Forces in a Retaining Wall

Soil pressure on a retaining wall increases with the depth of the soil it is holding back. (Forces in a Retaining Wall, below). Walls can fail in bending, by sliding, or by toppling. When engineering a wall, all three failure modes must all be analyzed.

Drainage for Retaining Walls

Soil pressures on a retaining wall increase drastically when the soil is saturated (see Soil Types for more on soil types and pressures). At the same time, the chance of soils sliding or overturning increases when soil is wet. Backfilling with poorly draining material, or failing to provide positive drainage, greatly increases the odds of wall failure. Always backfill retaining walls with free-draining granular material (sand or gravel), and provide drains that allow water to escape from behind walls (see Drainage).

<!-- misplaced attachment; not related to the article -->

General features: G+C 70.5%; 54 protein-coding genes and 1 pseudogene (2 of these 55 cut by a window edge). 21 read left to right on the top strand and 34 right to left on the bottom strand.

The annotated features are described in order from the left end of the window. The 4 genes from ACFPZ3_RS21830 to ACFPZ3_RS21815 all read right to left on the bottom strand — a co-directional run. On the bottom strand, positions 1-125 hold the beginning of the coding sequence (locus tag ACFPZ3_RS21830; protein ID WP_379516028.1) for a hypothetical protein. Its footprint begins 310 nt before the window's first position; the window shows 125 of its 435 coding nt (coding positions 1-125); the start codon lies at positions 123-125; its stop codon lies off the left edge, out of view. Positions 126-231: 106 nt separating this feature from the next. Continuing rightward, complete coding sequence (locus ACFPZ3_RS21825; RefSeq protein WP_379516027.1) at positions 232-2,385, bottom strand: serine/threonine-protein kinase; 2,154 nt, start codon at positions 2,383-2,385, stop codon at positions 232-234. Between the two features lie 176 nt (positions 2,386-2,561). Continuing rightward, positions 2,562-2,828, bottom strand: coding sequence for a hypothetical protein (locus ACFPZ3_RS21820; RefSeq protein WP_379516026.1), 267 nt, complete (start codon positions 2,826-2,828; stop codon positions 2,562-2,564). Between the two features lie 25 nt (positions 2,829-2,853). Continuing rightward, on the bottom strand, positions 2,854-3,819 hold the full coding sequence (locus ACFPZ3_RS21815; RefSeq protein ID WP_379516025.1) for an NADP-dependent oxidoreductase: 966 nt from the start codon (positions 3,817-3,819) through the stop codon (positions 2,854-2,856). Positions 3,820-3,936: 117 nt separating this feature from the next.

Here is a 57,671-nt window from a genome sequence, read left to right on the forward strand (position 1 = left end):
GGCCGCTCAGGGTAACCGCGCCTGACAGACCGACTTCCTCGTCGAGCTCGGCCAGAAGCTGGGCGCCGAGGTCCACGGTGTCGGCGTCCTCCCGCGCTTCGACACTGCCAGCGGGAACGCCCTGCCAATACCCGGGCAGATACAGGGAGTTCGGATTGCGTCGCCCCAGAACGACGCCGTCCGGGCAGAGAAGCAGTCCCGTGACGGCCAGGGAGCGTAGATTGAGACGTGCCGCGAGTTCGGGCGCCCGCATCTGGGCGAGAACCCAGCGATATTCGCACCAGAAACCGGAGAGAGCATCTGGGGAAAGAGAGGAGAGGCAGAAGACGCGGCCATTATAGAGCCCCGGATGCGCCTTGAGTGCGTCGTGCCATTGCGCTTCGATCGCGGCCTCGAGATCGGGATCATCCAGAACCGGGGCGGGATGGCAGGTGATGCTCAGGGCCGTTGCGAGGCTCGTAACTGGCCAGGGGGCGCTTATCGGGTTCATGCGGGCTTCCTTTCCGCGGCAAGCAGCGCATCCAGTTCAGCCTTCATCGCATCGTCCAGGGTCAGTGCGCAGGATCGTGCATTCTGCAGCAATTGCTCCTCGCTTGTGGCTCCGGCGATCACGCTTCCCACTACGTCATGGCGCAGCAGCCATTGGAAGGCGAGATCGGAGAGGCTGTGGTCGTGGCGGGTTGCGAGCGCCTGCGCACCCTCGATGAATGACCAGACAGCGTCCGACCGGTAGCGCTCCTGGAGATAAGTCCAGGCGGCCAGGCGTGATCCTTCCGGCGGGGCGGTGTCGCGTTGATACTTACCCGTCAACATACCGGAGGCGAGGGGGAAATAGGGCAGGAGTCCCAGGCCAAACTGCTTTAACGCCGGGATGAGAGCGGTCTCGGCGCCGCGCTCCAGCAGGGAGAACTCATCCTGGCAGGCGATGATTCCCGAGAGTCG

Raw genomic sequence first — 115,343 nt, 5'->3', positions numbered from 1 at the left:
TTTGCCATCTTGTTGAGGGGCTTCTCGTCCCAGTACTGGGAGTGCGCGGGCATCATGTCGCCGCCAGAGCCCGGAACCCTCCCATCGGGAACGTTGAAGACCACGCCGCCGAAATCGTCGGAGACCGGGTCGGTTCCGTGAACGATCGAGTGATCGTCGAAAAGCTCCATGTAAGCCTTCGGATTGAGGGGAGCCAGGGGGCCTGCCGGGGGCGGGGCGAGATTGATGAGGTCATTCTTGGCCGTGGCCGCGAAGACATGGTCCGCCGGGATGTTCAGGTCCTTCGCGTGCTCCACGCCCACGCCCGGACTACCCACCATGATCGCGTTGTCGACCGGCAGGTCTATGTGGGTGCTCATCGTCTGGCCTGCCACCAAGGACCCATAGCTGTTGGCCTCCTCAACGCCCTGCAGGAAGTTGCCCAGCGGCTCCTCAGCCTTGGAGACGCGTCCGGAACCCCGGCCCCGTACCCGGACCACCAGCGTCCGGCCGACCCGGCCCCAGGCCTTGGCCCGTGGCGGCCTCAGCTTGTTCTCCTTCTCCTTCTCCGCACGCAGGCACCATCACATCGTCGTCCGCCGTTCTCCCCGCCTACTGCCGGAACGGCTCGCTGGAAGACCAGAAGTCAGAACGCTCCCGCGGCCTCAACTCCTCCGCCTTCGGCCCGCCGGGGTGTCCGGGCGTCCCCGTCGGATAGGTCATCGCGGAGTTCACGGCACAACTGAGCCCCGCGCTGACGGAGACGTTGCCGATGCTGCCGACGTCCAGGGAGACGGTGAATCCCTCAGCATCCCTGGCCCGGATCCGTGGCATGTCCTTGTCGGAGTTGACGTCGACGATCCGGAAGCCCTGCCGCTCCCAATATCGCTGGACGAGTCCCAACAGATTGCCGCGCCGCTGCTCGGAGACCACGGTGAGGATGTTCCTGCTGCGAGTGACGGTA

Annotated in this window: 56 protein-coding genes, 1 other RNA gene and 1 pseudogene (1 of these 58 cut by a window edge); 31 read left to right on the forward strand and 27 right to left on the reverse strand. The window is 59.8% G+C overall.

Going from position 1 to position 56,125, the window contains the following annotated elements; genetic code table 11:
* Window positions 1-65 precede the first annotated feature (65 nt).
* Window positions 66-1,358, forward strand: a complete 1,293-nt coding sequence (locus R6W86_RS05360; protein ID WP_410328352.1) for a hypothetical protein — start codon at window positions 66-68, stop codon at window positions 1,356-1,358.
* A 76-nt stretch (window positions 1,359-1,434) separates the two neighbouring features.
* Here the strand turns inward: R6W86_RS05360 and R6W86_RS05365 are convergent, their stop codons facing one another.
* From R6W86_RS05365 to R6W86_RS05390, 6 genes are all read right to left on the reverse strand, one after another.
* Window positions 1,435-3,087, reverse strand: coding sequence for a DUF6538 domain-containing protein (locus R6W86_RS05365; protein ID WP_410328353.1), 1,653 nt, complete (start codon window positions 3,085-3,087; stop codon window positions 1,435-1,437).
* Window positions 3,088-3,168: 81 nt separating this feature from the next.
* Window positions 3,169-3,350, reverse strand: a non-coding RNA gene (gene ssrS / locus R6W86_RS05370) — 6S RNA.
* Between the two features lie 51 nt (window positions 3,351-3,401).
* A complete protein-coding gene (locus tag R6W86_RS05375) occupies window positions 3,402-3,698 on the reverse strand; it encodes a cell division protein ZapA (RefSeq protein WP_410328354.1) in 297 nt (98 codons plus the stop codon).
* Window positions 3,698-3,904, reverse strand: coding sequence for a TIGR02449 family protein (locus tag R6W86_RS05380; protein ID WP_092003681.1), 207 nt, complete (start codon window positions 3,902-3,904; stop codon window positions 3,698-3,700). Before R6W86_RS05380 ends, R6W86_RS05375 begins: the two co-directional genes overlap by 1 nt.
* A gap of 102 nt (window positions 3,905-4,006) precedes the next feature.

Figure: Forces in a Retaining Wall
The greater the depth of the wall, the greater the total lateral force of the soil. This exerts an overturning force that is -resisted by the weight of the soil over the footing and the weight of the wall itself. Friction at the base of the footing keeps the wall from sliding.
The greater the depth of the wall, the greater the total lateral force of the soil. This exerts an overturning force that is -resisted by the weight of the soil over the footing and the weight of the wall itself. Friction at the base of the footing keeps the wall from sliding.


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